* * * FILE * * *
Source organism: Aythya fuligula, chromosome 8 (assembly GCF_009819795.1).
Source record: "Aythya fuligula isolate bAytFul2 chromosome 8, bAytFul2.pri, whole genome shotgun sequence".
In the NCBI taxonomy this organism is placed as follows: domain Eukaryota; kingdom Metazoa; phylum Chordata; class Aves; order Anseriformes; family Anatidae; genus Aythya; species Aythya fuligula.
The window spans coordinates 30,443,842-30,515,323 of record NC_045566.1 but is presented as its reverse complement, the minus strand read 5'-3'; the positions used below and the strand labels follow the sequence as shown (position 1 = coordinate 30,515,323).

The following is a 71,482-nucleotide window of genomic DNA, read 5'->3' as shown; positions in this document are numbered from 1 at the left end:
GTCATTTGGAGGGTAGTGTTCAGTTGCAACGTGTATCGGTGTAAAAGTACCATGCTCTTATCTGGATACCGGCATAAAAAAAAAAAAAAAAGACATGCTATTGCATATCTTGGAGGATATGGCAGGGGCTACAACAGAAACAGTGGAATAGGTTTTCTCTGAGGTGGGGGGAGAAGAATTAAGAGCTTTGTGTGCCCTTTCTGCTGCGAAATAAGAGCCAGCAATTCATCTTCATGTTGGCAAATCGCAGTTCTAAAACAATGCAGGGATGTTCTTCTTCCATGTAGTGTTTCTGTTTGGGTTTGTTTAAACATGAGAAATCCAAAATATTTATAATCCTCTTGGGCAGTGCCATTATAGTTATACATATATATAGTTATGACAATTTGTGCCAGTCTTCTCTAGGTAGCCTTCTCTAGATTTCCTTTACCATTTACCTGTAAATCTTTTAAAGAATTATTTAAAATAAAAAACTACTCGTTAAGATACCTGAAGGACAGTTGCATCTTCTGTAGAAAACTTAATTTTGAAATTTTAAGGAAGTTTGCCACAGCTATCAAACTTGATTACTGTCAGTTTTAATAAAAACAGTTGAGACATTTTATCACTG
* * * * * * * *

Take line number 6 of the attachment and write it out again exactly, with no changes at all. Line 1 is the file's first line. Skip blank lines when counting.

GTCATTTGGAGGGTAGTGTTCAGTTGCAACGTGTATCGGTGTAAAAGTACCATGCTCTTATCTGGATACCGGCATAAAAAAAAAAAAAAAAGACATGCTATTGCATATCTTGGAGGATATGGCAGGGGCTACAACAGAAACAGTGGAATAGGTTTTCTCTGAGGTGGGGGGAGAAGAATTAAGAGCTTTGTGTGCCCTTTCTGCTGCGAAATAAGAGCCAGCAATTCATCTTCATGTTGGCAAATCGCAGTTCTAAAACAATGCAGGGATGTTCTTCTTCCATGTAGTGTTTCTGTTTGGGTTTGTTTAAACATGAGAAATCCAAAATATTTATAATCCTCTTGGGCAGTGCCATTATAGTTATACATATATATAGTTATGACAATTTGTGCCAGTCTTCTCTAGGTAGCCTTCTCTAGATTTCCTTTACCATTTACCTGTAAATCTTTTAAAGAATTATTTAAAATAAAAAACTACTCGTTAAGATACCTGAAGGACAGTTGCATCTTCTGTAGAAAACTTAATTTTGAAATTTTAAGGAAGTTTGCCACAGCTATCAAACTTGATTACTGTCAGTTTTAATAAAAACAGTTGAGACATTTTATCACTG